Canadian Border Open to Terrorists: Terrorists Have Exploited Canada's Lax Immigration Laws to Plan and Execute Attacks against the United States. Is the Canadian Government Taking Corrective Action? (SPECIAL REPORT: U.S.-Canada Relations)
Timmerman, Kenneth R., Insight on the News
The United States has a problem with terrorists who have found safe haven to the north. In the wake of the Sept. 11 attacks on the United States, the Canadian government is seeking to enact a new antiterror bill that would enhance police powers, define acts of terrorism, crack down on money-laundering and allow preventive detention of individuals suspected of belonging to a terrorist network.
The new legislation is referred to in Canada as Bill C-36. But to terrorism experts it is better known as the Ahmed Ressam Act of 2001, after an Algerian-born disciple of Osama bin Laden who eluded Canadian authorities for more than five years and was caught, only by chance, just two weeks before a planned attack intended to kill hundreds of Americans.
Ressam, trained in bin Laden's camps in Afghanistan, has become known in the United States as the "Millennium Bomber." But to government officials in Ottawa he is worse than just a terrorist: He has become the face of Canada's failure to confront terrorism.
"The issues surrounding [Ressam's] ability to operate in Canada have been addressed," Canadian Foreign Minister John Manley boasted to New York City's Foreign Policy Association on Nov. 5. "Do we believe that terrorist sympathizers have operated on Canadian soil? Unfortunately, yes, this is probably the ugly truth -- as it is in the United States, Germany, Britain and many other countries around the globe."
The French judge who pursued Ressam across the Atlantic to his safe haven in Canada warned that the bin Laden-trained terrorist was extremely dangerous and bent on mayhem. But the Canadian government didn't seem to care. It refused to act on a Rogatory Letter -- a formal, 40-page arrest warrant sent by the French judge on April 7, 1999 -- that spelled out his violent crimes in minute detail.
Sensing that Ressam was preparing to act, the French judge and the head of the French counterespionage service paid a high-profile visit to Ottawa in October 1999. Yet Canadian authorities refused to arrest the suspect. "The Canadians have been less than forthcoming," French terrorism judge Jean-Louis Bruguiere told INSIGHT laconically in a recent interview in Paris.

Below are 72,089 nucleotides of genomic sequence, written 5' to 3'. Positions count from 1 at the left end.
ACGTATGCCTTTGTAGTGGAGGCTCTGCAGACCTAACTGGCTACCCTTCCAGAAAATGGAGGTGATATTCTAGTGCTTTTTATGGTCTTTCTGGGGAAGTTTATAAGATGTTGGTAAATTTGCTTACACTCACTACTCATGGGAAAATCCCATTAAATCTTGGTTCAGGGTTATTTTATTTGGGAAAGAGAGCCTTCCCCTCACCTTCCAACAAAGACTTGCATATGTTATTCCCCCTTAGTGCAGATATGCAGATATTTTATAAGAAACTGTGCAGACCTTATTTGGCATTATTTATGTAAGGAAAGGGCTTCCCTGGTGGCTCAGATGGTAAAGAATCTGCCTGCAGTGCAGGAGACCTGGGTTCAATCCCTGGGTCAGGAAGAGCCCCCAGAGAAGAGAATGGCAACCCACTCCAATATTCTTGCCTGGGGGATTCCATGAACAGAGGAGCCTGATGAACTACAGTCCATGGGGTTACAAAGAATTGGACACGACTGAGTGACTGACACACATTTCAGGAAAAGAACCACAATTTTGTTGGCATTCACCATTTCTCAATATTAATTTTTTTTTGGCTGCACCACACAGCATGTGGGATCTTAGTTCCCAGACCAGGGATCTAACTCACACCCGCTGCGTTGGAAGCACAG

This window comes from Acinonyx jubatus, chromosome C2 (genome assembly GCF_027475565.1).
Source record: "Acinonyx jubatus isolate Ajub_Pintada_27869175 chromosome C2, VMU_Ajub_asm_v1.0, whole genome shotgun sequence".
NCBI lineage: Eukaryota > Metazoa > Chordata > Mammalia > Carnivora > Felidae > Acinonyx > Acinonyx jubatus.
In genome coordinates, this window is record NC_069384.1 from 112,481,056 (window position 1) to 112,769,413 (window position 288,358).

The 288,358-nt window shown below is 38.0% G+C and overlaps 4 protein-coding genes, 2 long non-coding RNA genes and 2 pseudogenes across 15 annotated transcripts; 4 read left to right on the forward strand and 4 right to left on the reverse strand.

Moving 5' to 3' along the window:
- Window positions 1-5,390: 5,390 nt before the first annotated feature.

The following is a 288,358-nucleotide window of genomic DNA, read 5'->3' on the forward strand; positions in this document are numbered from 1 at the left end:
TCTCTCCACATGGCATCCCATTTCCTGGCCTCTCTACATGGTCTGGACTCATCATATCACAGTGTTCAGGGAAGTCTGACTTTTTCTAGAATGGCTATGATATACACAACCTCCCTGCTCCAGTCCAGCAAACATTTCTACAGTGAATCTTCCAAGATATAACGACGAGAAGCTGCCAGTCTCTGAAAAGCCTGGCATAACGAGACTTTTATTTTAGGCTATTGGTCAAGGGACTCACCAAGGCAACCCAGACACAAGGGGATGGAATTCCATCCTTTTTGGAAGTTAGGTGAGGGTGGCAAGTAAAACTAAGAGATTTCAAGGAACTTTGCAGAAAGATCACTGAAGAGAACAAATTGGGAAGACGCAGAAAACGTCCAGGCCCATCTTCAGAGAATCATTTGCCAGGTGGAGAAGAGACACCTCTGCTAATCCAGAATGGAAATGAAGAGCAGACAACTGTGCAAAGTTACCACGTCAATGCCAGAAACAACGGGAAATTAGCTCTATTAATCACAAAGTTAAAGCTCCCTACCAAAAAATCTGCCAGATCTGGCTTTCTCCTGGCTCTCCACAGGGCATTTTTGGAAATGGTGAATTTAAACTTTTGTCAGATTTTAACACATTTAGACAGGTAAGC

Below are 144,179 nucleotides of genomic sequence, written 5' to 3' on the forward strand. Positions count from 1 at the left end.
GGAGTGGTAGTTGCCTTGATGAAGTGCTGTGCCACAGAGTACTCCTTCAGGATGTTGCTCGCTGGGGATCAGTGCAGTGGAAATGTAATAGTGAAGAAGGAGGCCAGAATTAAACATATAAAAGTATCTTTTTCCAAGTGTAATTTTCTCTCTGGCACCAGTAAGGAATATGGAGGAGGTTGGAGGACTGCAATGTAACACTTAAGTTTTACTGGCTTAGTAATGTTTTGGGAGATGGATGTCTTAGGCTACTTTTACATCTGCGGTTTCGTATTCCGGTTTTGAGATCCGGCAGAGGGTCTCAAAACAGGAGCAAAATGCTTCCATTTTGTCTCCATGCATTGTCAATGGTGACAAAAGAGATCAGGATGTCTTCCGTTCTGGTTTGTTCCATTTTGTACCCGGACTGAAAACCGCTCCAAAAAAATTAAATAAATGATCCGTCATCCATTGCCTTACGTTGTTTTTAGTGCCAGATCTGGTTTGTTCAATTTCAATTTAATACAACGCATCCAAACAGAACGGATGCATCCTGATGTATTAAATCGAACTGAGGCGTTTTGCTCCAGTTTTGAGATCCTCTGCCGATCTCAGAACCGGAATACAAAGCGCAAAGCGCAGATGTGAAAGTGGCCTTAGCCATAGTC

Canada has a problem and the government in Ottawa knows it. Lax immigration and political-asylum laws have made America's neighbor to the north a safe haven of choice for international terrorists of bin Laden's al-Qaeda network. But while the government now seeks to close some of the legal loopholes, it may be too late.
The Canadian Security Intelligence Service (CSIS) claimed in a report released in May 2000 that it was watching some 50 terrorist organizations and 350 "individual targets," but that liberal policies governing foreigners claiming political asylum prevent them from cracking down. In that report, CSIS Director Ward Elcock noted: "With perhaps the single exception of the United States, there are more international terrorist groups active here than in any other country in the world."
Although none of the 19 hijackers who carried out the Sept. 11 attacks came through Canada, there is mounting evidence that bin Laden has established a spider's web of support networks to America's north. These networks raise money, acquire valid travel documents for would-be terrorists, provide backup for operational cells and, in the case of Ressam, serve as the staging ground for attacks on the United States. Until now terrorists have been able to come and go in Canada as they please.
Rene Mercier, a spokesman for Citizenship and Immigration Canada (CIC), the equivalent of the U.S. Immigration and Naturalization Service, says Canada now posts immigration-control officers overseas "to check out foreign sources of forged documents" used to apply for immigration visas. "Since 1995," he tells INSIGHT, "we have denied entry to 35,000 people who have shown up at ports and airports with improper documents. …